Text: T P Sreenivasan
The setting was perfect. It was the sanctum sanctorum of the constitutional court of South Africa, the special architecture of which captures the scenes and spirit of the long struggle and suffering of the black people of South Africa, not far from Cell-4 in which Mahatma Gandhi and Nelson Mandela were incarcerated.
"This was a place of tears, of suffering, of humiliation. People were detained without trial here, people were tortured here, but they did not buckle," Archbishop Desmond Tutu said about the venue.
Around the main table sat the 'Elders,' Nobel Laureate Archbishop Tutu, the chairman, South Africa's first lady, Graca Mandela, former US president Jimmy Carter, former Ireland president Mary Robinson, former UN secretary general Kofi Annan, former Chinese foreign minister Li Zhongxin and 2006 Nobel Laureate for Peace Mohammed Yunus.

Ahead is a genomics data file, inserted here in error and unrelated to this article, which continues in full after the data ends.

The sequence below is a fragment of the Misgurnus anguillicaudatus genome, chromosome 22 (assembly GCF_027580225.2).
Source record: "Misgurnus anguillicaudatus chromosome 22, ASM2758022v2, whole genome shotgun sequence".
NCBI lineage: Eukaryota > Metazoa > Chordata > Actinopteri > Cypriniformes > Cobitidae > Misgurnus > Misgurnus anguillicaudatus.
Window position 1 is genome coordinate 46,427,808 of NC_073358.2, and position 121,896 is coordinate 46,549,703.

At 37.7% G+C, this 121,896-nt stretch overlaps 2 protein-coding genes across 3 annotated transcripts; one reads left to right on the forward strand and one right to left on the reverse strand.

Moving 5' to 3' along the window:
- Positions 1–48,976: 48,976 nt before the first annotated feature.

In an outer ring were some of the wealthiest people of the world, the 'Founders,' who had pledged huge sums of money to keep the Elders in comfort as they toiled over the next three years to find solutions to the burning problems of the world. Among them were Sir Richard Branson, Peter Gabriel, Shashi Ruia, Ray Chambers, Michael Chambers and the representatives of founding institutions.
The third circle was for Advisers like me. Rajat Gupta of McKinsey was among the Advisers to help the Elders prepare a business plan.
A few guests, among them family members, watched the proceedings on a screen in an adjoining room. Rosalyn Carter and Nane Annan were seated at the main table itself.
Image: Nelson Mandela. Photograph: Tony Karumba/AFP/Getty Images